To introduce the F400 music phone, Samsung used a campaign that crossed social boundaries - in a good way. The premium music phone features outstanding audio quality and a music
recognition app, so it was a natural for Samsung to help its target, the over-16 bunch, discover new music. Any unsigned band could compete for a Community Music Award by uploading a music clip to
f400share.com. Every vote put them higher on the playlist, with the two top bands in each of two rounds getting play in the national advertising campaign.
Instead of picking one social
media site, or working individually with multiple platforms, a campaign by Techlightenment brought MySpace users together with members of Facebook and Bebo. "We got all three of the social
networks talking to each other," says Techlightenment CEO Gi Fernando. Thanks to a widget built by the company - which is part social media agency, part development shop, part CRM specialist -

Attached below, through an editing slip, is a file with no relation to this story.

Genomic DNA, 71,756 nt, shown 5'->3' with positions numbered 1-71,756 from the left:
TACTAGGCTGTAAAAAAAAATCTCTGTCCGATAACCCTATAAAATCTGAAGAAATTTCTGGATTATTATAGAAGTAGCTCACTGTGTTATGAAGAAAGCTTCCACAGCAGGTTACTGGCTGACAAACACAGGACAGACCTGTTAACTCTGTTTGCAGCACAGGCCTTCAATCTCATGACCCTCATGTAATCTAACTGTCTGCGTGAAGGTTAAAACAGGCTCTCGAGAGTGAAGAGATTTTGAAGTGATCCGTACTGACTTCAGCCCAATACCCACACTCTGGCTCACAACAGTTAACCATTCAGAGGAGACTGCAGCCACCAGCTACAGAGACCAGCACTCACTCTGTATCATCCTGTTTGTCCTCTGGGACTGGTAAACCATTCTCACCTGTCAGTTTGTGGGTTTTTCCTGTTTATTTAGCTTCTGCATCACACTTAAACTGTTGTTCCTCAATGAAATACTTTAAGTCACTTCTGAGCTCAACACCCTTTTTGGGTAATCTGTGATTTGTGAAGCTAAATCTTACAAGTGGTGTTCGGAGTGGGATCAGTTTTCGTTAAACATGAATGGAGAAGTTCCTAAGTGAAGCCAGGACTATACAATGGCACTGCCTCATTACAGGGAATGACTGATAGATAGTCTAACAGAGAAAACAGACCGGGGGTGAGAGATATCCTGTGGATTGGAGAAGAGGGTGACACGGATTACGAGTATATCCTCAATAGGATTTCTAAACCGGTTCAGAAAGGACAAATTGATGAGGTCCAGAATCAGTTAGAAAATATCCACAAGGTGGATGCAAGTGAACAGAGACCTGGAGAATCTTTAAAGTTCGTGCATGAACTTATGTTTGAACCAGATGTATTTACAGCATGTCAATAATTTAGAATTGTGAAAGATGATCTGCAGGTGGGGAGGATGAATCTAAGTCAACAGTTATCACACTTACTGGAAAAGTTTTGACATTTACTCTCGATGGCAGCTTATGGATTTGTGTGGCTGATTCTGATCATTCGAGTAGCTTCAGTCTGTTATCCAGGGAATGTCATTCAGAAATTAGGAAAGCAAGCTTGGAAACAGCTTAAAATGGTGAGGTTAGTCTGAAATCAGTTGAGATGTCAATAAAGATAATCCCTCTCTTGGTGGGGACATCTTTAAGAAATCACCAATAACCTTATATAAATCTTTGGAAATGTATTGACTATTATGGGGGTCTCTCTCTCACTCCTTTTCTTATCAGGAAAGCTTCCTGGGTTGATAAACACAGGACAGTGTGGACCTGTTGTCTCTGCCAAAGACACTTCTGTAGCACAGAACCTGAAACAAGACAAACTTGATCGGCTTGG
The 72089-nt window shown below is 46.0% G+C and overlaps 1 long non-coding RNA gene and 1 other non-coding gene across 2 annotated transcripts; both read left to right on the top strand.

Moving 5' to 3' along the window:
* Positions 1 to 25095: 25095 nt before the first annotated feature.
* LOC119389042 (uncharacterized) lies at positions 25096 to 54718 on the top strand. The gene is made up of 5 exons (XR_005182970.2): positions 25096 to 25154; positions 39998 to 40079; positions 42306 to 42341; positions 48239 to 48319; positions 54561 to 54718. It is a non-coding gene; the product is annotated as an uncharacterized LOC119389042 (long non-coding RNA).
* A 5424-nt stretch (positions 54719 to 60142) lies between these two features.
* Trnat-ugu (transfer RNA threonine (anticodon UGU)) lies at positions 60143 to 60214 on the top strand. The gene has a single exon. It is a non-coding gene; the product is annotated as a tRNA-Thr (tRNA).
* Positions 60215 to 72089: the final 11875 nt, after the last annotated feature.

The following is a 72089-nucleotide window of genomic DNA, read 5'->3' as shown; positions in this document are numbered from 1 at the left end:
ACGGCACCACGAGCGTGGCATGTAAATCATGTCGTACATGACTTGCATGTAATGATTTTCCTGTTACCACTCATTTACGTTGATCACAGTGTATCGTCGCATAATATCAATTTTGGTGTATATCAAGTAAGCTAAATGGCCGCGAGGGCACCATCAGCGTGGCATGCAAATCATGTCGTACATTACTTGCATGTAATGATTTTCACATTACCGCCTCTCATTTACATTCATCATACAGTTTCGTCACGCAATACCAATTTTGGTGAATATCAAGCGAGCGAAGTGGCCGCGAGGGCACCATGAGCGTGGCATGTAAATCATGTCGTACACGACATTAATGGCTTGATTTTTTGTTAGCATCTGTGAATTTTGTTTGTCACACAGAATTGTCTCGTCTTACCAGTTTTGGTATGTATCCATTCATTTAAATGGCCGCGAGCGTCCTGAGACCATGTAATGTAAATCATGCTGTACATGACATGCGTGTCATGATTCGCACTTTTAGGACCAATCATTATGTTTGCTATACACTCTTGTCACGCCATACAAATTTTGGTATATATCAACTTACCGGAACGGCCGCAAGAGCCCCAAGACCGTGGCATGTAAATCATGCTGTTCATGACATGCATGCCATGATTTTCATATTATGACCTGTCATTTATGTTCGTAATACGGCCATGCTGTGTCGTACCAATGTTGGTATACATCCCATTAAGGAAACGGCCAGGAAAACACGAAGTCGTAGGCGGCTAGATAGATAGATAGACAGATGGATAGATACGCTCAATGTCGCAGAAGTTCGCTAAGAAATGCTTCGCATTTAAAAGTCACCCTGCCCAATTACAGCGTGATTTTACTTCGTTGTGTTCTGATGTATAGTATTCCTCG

when someone uploads a song from one site, it's instantly available to the other networks, as well. "The applications and users don't need to reside in Facebook, but can take advantage of
the Facebook APIs from elsewhere," Fernando says, and ditto for everyone else's APIs.
This is the kind of campaign that would have been not only tedious to set up site-by-site but
also impossible to analyze. The widget let Samsung track viral growth, direct forward, and reveal "friend-graph penetration" - showing how far into someone's network the music player
penetrated - across the sites.
Samsung didn't completely cut the social sites out of the revenue loop. It bought plenty of in-network ads to promote the contest.